Almost 90 percent of children aren’t eating enough vegetables. Majority of the children aren’t physically active for at least 60 minutes a day. This unhealthy reality has long-term consequences, too.
As weight increases so do the risks for coronary heart disease, Type 2 diabetes, cancers (endometrial, breast, and colon), hypertension (high blood pressure), stroke, liver and gallbladder disease, sleep apnea and respiratory problems and gynecological problems. Read the rest of this entry
Monday, January 28th, 2013 at 12:10 PM
Vitamins and minerals are so important that health fails if you don’t get a steady supply of them. Do you know what you can do to make sure your body gets enough of all the vitamins and minerals it needs? Or how these nutrients lower the risk of diseases, including stroke, diabetes, sleep disorders, and cancers?
You can find out in Vitamins and Minerals, a Special Health Report from the doctors at Harvard Medical School. This instructive and empowering report will give you a practical understanding of the roles these nutrients play in protecting health and preventing illness. Read the rest of this entry
Saturday, January 26th, 2013 at 12:51 PM
An important new finding has come from an observational study linking obstructive sleep apnea with cancer mortality. Based on 22 years of follow-up data from the Wisconsin Sleep Cohort, investigators reported that mortality was higher for people with mild obstructive sleep apnea , moderate obstructive sleep apnea , and severe obstructive sleep apnea .
Cancer mortality in this context refers to all types of cancer, with lung cancer the most frequent. The researchers cited preclinical studies showing that chronic or intermittent hypoxia—the latter mimicking clinical obstructive sleep apnea—can lead to tumor growth and resistance to radiotherapy. This new research provides a possible mechanistic link between obesity and cancer, and will help to increase awareness of obstructive sleep apnea by broadening its potential detrimental outcomes beyond the cardiovascular system. Whether the purported effects of obstructive sleep apnea on cancer mortality will be reported in other cohorts or can be mitigated by intervention is unclear. Read the rest of this entry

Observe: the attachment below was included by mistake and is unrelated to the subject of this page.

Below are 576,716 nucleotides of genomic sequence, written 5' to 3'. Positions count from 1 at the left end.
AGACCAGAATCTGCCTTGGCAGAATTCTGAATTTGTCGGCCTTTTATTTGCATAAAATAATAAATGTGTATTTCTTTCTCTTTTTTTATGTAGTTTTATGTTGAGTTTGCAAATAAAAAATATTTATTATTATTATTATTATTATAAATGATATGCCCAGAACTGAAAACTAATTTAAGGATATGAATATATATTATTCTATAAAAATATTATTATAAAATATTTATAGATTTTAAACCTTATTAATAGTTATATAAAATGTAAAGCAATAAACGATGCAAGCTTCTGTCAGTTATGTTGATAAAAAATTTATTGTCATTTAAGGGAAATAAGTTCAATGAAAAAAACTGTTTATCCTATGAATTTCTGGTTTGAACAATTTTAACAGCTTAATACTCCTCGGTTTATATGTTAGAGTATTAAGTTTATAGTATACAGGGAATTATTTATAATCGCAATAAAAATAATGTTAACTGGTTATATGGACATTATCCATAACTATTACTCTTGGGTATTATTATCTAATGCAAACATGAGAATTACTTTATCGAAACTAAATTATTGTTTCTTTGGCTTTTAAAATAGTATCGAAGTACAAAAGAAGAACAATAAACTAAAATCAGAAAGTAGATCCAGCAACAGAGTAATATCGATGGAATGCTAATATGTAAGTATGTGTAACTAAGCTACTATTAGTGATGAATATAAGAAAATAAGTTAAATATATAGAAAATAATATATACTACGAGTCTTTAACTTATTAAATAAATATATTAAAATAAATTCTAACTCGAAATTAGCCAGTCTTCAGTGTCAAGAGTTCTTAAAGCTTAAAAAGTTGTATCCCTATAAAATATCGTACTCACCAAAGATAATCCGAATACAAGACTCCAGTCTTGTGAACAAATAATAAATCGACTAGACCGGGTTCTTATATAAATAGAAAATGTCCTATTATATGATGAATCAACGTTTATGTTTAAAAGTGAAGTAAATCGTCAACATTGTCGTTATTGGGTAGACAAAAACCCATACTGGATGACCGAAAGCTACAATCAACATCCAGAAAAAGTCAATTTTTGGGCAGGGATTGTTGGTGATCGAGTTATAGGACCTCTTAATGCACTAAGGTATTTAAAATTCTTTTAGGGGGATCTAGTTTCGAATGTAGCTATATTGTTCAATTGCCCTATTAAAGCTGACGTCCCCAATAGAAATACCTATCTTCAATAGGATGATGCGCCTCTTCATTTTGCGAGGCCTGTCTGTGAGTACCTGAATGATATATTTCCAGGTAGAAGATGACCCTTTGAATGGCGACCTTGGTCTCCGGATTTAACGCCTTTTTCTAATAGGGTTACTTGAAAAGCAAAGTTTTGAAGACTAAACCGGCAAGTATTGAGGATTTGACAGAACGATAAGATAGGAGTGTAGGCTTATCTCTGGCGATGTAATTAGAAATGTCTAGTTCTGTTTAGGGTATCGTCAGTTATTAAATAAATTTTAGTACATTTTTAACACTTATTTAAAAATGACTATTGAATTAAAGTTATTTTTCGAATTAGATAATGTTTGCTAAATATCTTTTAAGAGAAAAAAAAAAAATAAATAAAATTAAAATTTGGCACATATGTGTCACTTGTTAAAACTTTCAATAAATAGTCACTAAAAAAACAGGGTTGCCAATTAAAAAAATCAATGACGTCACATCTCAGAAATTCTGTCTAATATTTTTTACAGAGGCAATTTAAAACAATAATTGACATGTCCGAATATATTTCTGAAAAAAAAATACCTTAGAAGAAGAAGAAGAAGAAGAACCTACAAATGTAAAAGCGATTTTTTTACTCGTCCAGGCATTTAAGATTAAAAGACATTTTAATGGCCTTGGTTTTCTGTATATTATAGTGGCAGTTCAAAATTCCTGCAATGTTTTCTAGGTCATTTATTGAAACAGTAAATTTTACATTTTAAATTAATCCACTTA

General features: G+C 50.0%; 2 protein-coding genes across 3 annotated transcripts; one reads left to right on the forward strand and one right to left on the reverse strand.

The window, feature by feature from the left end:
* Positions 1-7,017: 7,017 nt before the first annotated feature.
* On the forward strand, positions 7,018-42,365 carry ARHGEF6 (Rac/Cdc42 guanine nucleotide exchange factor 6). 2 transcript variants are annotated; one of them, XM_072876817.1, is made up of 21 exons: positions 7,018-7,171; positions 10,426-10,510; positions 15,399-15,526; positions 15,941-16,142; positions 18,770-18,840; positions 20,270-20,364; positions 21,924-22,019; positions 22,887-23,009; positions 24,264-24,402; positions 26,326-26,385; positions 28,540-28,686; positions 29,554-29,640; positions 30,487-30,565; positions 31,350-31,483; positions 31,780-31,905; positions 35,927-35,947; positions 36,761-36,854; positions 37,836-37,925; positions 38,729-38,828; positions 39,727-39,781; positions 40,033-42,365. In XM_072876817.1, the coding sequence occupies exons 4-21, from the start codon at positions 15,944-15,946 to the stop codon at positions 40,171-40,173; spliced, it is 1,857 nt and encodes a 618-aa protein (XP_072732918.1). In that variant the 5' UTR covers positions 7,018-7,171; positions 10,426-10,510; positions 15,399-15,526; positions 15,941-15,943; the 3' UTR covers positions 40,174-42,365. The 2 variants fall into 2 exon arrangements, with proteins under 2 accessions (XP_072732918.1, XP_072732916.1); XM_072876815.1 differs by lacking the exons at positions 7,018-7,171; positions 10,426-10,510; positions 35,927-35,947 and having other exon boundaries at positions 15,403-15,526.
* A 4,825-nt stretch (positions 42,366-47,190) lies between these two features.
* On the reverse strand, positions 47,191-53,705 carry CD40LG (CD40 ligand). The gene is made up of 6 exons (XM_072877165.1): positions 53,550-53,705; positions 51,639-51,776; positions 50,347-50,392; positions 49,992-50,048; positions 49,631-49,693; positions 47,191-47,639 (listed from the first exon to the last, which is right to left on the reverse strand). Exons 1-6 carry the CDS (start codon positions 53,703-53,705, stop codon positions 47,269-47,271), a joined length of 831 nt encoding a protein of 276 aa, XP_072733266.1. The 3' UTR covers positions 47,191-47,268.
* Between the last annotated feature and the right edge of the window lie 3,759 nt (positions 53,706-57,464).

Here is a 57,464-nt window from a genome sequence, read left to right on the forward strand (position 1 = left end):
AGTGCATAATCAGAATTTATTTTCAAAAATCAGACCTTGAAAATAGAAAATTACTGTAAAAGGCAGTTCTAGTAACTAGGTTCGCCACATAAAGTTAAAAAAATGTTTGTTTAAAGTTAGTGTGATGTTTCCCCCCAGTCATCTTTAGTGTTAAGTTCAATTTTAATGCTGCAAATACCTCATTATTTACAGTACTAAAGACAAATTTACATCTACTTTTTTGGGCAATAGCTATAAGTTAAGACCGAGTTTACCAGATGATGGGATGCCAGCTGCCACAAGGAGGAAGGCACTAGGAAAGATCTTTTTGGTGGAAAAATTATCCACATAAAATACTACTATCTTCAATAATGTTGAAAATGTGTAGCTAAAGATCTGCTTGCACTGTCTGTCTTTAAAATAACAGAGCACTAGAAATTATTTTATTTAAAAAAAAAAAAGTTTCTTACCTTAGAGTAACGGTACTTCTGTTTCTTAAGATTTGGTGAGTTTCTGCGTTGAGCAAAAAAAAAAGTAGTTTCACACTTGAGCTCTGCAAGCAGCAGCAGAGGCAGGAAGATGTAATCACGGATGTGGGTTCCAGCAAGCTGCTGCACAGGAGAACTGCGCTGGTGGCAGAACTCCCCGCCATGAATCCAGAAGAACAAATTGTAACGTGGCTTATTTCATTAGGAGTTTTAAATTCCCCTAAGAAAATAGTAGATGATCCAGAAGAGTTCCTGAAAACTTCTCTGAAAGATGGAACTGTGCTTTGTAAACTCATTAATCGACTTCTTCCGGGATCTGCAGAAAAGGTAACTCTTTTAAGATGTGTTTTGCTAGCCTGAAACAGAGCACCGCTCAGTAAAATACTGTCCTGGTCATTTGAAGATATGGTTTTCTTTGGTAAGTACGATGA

Wednesday, January 23rd, 2013 at 1:59 PM
For those people who suffer from obstructive sleep apnea it is possible to reduce the impacts of the obstructive sleep apnea by losing a significant amount of weight.
When in sleep , people with sleep apnea wake up multiple times throughout the night as they struggle to breathe. The condition can cause severe daytime tiredness and other symptoms. People who suffer from sleep apnea are treated with continuous positive airway pressure (CPAP), a treatment that uses a machine to keep their airways open during sleep. Read the rest of this entry
Monday, January 21st, 2013 at 1:31 PM
Despite sleep deprivation being a problem, people don’t recognize why teenagers feel quite sleepy often and how to fix it. Easiest blame-targets are mobile phones and computers along with homework and extra-curricular activities.
High tech gadgets, technology and schoolwork do have their place in sleep deprivation, these reasons aren’t the entire problem among teens and always being “just tired.” Most people don’t understand that if teens don’t start trying to alter their sleep habits, long-lasting damage, such as difficulties with weight, mood and grades, could occur. Read the rest of this entry
Sunday, January 20th, 2013 at 1:11 PM
Along with obstructive sleep apnea, central sleep apnea is one of the two main forms of sleep apnea, a dangerous class of sleep disorders characterized by an interruption of breathing of 10 seconds or more numerous times an hour during sleep.
Dangers of Central Sleep Apnea
Although central sleep apnea is less common than obstructive sleep apnea, it is just as dangerous.
Central sleep apnea can result in severe morning headaches, daytime fatigue, anxiety, depression, short-term memory problems and difficulty focusing. Read the rest of this entry